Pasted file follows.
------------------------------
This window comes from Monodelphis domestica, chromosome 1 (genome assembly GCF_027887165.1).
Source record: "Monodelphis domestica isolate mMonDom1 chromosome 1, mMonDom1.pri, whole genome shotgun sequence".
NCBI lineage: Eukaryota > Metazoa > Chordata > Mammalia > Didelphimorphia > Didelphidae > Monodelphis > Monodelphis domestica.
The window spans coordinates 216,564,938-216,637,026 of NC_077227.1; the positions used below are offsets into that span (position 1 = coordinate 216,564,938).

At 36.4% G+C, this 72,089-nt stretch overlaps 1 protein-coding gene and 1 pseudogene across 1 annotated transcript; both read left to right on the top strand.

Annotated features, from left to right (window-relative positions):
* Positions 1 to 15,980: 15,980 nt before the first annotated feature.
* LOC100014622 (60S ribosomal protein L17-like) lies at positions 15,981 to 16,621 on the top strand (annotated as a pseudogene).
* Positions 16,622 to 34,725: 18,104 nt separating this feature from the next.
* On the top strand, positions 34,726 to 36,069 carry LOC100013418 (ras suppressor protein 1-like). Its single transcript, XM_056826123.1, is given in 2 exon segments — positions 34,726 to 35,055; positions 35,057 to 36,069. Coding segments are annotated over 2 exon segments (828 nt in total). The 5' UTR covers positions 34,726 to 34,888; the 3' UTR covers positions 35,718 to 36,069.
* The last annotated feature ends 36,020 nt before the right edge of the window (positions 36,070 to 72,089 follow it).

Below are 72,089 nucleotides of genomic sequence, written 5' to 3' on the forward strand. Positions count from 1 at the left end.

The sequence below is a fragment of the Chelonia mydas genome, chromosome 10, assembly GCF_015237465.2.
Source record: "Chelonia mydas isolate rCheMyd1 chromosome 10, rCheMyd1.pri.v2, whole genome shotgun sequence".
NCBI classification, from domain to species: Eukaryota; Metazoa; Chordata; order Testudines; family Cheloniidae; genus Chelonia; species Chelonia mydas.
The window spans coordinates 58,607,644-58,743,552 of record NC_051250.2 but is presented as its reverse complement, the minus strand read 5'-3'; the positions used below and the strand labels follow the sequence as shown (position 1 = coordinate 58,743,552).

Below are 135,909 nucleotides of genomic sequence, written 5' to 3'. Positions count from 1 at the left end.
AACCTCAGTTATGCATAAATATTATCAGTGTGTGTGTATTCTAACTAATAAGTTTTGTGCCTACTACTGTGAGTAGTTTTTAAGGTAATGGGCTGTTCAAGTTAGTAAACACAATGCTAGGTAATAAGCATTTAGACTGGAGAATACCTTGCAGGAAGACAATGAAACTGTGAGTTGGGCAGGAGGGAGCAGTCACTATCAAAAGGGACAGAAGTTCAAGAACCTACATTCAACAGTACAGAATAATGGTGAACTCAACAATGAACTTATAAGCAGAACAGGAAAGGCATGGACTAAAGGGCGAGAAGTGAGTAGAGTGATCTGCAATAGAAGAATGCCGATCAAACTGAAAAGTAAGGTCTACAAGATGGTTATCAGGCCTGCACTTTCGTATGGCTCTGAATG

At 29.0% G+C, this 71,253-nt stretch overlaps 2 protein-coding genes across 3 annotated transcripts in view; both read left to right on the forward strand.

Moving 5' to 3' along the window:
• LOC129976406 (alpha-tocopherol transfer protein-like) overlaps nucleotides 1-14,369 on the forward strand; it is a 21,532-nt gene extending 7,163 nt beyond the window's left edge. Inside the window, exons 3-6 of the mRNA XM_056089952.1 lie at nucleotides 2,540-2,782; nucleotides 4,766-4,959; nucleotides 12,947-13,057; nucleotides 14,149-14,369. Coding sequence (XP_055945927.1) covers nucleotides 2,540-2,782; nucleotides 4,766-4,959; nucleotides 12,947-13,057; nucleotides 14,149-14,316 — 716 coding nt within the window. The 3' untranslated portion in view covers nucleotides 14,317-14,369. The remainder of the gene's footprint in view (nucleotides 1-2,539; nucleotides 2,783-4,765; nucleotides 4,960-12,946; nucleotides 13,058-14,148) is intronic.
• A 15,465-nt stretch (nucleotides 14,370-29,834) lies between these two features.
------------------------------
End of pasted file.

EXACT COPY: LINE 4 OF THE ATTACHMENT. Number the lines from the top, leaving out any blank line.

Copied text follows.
The window spans coordinates 216,564,938-216,637,026 of NC_077227.1; the positions used below are offsets into that span (position 1 = coordinate 216,564,938).